Mackie, the actor who plays Jack, said in an interview that
he feels that his character grows in his masculinity to
realizing that love is more important than any family configuration.
Was that one of the things that you were trying to say?
the end, Jack redefines, repositions and recalibrates his
moral compass. He realizes what he has done and says, I
gotta be a father to at least two of these kids, and a partner
to the two people I really care about, especially Fatima,
a woman I was engaged to. I think what the film does for
me at the end is pose a possibility of a new configuration
of the American family. It's ever changing and evolving.
you are supportive of that new configuration?
though the film seems ambivalent about what Jack is doing?
I think that the film is even and that we really let the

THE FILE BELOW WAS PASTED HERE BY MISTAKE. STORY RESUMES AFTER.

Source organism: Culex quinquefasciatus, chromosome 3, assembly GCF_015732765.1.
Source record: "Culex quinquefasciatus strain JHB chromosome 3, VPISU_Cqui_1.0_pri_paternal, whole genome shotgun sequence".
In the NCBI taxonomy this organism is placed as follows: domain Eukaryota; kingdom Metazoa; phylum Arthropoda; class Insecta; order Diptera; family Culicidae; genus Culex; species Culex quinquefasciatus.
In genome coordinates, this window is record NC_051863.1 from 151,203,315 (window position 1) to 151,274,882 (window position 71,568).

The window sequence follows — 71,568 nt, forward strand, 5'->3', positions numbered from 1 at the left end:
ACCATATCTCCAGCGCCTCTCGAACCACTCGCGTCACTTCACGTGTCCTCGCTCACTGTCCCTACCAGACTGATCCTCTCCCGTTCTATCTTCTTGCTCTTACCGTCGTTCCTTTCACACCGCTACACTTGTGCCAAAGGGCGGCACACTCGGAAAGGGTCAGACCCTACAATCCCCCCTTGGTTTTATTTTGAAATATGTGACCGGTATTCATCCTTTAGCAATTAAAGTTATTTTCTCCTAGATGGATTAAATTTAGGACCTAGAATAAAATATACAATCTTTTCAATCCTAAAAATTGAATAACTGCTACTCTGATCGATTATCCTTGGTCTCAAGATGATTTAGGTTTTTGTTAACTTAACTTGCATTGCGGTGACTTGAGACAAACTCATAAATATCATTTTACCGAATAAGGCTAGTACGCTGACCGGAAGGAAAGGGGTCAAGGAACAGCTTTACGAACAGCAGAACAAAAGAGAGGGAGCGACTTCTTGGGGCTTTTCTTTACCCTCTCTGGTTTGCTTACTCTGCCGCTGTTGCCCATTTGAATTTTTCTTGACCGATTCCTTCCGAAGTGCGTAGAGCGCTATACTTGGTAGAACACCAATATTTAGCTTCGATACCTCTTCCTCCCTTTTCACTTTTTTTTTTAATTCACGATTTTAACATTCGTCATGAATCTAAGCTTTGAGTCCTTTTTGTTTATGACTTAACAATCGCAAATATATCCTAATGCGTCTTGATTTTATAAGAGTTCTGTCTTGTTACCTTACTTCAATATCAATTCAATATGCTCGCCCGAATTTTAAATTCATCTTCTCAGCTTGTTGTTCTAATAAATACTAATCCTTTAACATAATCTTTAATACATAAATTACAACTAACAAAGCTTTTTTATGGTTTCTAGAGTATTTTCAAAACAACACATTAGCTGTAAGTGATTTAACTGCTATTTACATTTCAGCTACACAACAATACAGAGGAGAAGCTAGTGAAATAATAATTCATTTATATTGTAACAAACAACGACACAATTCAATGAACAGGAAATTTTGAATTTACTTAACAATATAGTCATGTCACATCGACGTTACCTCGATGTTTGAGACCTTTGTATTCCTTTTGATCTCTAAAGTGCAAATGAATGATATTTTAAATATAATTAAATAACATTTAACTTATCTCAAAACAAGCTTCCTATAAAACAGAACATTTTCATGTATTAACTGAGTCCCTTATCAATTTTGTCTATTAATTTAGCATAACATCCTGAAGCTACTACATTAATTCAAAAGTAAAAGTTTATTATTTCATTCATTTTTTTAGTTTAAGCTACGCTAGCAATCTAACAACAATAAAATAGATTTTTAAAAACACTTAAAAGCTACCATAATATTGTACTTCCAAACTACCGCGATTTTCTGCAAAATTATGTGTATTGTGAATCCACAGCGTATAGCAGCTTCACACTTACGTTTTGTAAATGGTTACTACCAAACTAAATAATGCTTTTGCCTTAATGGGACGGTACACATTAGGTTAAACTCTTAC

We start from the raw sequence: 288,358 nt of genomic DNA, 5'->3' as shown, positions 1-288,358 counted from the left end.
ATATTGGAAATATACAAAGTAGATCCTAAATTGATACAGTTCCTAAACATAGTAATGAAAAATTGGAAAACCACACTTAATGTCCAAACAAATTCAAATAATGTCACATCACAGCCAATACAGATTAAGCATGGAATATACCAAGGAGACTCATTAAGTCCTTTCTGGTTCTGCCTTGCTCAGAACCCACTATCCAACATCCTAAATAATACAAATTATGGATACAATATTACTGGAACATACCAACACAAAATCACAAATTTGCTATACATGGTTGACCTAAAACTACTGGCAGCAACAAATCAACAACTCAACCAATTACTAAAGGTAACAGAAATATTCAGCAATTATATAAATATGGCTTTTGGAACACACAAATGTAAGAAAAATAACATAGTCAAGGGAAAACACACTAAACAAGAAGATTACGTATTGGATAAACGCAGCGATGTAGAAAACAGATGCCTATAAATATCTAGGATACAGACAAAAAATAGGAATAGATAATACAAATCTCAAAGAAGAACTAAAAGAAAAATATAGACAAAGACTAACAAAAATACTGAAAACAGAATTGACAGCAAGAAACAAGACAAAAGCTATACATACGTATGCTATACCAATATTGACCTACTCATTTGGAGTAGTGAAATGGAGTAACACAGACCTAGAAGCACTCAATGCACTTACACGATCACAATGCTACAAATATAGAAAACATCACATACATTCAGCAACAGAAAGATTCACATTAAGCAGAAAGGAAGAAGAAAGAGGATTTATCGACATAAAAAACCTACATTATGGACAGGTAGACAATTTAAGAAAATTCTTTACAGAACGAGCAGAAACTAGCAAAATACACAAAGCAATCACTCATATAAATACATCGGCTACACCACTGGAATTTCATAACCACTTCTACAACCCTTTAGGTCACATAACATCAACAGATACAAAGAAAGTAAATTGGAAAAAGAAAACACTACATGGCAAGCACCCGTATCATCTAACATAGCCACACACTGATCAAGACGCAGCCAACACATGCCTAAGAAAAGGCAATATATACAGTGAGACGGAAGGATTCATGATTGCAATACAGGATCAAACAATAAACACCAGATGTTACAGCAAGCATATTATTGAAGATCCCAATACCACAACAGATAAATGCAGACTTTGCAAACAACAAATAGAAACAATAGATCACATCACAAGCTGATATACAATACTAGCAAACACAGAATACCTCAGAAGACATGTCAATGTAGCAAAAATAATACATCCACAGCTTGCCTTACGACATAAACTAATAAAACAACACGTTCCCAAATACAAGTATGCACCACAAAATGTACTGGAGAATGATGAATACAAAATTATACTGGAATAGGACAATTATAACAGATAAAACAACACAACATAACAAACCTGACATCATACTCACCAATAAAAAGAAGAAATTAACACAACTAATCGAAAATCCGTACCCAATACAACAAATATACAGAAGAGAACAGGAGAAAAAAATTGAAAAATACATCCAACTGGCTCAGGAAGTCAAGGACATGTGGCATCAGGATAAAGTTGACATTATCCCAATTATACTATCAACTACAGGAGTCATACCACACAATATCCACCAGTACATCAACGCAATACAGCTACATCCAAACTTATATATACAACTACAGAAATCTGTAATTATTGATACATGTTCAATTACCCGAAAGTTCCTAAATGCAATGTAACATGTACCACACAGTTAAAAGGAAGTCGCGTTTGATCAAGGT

audience decide what they feel about it.
Jack is clearly apologetic for what he does. He keeps saying
that what he did is wrong.
but here's the thing. It's not because the women are lesbians;
that's where people get tripped up. It's the fact that even
if the women were heterosexual, he's brought 19 kids into
this world. That eats him; he feels like he prostituted
you have ambivalence about men selling their sperm to women
who want to have babies?
I mean if that's what you want to do. I wouldn't do it.
no condition under which you would sell or give your sperm
to a woman who really wanted a child?
married, happily married with two kids. I'm not gonna have
any kids outside my marriage.
if someone you loved really, really, really wanted a baby,
and they felt that you were the only one they trusted. You
don't think you could do that?
that come out of a Christian-based morality?
I just won't do it. I ain't having no kids that I'm not
bringing up. They can get somebody else. And I know a lot
of guys who would do it.
you thinking about those guys when you made the film, the
guys who are making different choices about what it means
to be a man?
the metrosexual and all that stuff?
I think many American men are reevaluating the models their
fathers provided and are coming to different conclusions
about how they want to live as men.